The justice also wrote that the proceeding was improper where Etezadi’s order and judgment failed to state evidentiary facts supporting a finding of each element of contempt, and where her statement that each day the $10,000 remained unpaid was “technically…a new contempt” demonstrated a violation of Penal Code Sec. 654’s ban on multiple punishments, which Richman said applies in civil contempt to the extent the punishment is punitive in nature.
Richman noted that Etezadi’s erroneous ruling in the first proceeding that Koehler bore the burden to demonstrate inability to pay the sanctions was “pertinent” where the later proceedings relied on it, even though only the third proceeding was at issue.
Pointing to the difference between direct contempt in the court’s presence, hybrid contempt—which happens in the court’s presence but is excused by matters outside of court—and indirect contempt, which occurs outside of court, typically when a party disobeys a judge’s order, Richman then cited Judge David Rothman’s California Judicial Conduct Handbook.
“The leading expert on California judicial conduct has observed that ‘[t]he procedures for punishing direct, hybrid, and indirect contempt are different,’ ” he wrote. “‘Significant additional due process rights are involved in an indirect contempt that do not come into play in direct and hybrid contempt. For this reason, it is mandatory that judges be familiar with the procedures governing direct contempt. To invoke the power of contempt without knowing or learning the law is misconduct’….What happened here did not measure up to that law, not by a long shot.”
Presiding Justice J. Anthony Kline and Justice Paul R. Haerle joined Richman in his opinion.
Neither counsel for the Superior Court—attorney Joseph Quinn of Meyers, Nave, Riback, Silver & Watson in Oakland—nor counsel for the Papazians could be reached for comment.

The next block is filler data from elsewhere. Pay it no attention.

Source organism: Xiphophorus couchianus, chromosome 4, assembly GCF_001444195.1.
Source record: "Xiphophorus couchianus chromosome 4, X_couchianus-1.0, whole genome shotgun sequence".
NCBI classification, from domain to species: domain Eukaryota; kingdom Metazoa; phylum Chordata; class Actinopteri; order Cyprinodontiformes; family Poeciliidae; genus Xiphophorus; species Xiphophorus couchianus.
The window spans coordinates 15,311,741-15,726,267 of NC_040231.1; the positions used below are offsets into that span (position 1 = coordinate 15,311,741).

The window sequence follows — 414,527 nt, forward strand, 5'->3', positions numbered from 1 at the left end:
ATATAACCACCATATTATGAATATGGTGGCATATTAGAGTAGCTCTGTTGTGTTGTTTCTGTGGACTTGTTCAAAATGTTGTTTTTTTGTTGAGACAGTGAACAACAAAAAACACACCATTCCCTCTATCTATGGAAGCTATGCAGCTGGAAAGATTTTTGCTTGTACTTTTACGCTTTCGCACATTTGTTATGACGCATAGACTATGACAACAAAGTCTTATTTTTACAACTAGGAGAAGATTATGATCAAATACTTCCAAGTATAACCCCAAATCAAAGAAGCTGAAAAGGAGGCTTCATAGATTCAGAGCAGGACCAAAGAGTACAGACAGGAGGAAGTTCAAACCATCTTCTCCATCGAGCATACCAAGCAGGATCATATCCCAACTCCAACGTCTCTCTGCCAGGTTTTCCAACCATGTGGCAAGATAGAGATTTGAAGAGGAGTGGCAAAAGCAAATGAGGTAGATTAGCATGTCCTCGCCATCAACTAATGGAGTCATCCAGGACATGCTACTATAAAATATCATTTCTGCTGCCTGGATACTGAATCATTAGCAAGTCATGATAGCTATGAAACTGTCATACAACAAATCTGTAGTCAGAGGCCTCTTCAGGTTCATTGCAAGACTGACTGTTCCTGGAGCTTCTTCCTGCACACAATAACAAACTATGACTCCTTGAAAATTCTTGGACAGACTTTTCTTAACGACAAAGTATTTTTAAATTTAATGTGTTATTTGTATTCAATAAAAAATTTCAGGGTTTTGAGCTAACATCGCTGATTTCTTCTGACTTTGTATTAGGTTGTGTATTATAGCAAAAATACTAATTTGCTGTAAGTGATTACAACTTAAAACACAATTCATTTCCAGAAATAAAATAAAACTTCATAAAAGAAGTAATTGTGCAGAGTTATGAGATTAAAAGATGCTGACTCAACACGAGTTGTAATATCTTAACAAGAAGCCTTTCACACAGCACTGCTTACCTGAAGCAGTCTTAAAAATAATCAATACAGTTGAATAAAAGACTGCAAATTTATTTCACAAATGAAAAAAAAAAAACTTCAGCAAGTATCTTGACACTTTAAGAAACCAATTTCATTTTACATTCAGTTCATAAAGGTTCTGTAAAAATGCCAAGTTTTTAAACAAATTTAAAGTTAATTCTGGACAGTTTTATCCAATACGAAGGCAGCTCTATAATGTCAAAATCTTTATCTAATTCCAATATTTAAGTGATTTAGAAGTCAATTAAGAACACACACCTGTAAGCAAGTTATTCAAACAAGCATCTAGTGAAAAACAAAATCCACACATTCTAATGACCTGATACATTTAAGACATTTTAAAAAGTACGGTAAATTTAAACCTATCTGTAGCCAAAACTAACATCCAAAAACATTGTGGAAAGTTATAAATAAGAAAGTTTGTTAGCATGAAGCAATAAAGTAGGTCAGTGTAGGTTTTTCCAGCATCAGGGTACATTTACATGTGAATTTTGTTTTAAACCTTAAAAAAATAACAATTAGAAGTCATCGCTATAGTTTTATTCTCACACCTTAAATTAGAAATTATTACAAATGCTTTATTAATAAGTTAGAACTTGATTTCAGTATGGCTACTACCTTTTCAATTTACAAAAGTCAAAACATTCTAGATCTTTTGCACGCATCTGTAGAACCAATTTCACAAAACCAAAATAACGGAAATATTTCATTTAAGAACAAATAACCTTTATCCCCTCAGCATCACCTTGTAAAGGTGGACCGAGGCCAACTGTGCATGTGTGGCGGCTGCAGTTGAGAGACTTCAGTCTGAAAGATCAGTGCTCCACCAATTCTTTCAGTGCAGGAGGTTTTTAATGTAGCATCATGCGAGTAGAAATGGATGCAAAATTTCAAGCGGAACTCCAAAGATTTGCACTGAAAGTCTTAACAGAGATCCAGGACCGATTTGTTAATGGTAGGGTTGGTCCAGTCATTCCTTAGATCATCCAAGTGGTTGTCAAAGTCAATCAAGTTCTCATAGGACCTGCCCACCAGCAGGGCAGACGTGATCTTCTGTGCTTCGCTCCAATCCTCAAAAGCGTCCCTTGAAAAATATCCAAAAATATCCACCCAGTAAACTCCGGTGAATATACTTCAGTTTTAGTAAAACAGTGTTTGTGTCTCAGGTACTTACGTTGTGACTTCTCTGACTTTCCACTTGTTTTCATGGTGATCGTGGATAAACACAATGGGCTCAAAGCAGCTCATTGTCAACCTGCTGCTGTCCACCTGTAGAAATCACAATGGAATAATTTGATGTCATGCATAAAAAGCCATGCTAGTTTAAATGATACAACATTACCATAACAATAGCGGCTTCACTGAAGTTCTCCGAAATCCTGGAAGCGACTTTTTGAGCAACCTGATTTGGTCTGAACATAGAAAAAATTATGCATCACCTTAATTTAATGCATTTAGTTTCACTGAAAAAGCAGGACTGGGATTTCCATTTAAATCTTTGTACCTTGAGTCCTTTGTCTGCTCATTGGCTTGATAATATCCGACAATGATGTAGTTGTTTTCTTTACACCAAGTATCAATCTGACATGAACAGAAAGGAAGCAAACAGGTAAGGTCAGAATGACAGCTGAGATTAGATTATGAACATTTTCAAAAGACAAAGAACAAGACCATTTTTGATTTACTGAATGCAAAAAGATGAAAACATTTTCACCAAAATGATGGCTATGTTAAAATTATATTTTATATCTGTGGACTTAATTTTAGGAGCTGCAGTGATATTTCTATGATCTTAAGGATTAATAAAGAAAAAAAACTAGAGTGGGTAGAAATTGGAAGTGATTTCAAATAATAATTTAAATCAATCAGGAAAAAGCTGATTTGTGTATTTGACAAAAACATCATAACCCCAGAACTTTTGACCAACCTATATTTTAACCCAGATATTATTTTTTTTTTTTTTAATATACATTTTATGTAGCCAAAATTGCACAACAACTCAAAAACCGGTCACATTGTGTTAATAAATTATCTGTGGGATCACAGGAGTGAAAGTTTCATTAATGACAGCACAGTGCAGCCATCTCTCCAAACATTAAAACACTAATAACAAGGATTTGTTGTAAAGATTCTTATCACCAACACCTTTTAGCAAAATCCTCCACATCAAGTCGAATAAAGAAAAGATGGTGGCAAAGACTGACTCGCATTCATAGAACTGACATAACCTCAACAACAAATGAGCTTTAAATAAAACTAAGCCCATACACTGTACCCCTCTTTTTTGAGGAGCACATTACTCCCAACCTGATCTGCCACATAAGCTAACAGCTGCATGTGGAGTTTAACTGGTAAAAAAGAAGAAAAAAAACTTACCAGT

Koehler’s attorney, Barry Karl of Redwood City, said his client was pleased, and commented that it was rare to see the Court of Appeal “excoriate a judge like they did in this case.”
He added that he also thought the opinion’s reference to avoiding further expense implied that the appellate court was upset both at Etezadi and at the Superior Court for hiring outside counsel.
Koehler joined the State Bar in 1972, but the State Bar Court recommended his disbarment last August in disciplinary proceedings over his representation in a custody battle.
According to the State Bar, he was privately reproved in 1976 for failing to timely perform legal services, and suspended in 1992 for failure to perform legal services in a time-sensitive matter and improper handling of trust accounts. Koehler was also suspended in 1999 after a State Bar Court hearing judge found he improperly withdrew from representation of a client in a family law matter, but exonerated him of charges of practicing law while suspended.
The case is In re Koehler, 10 S.O.S. 706.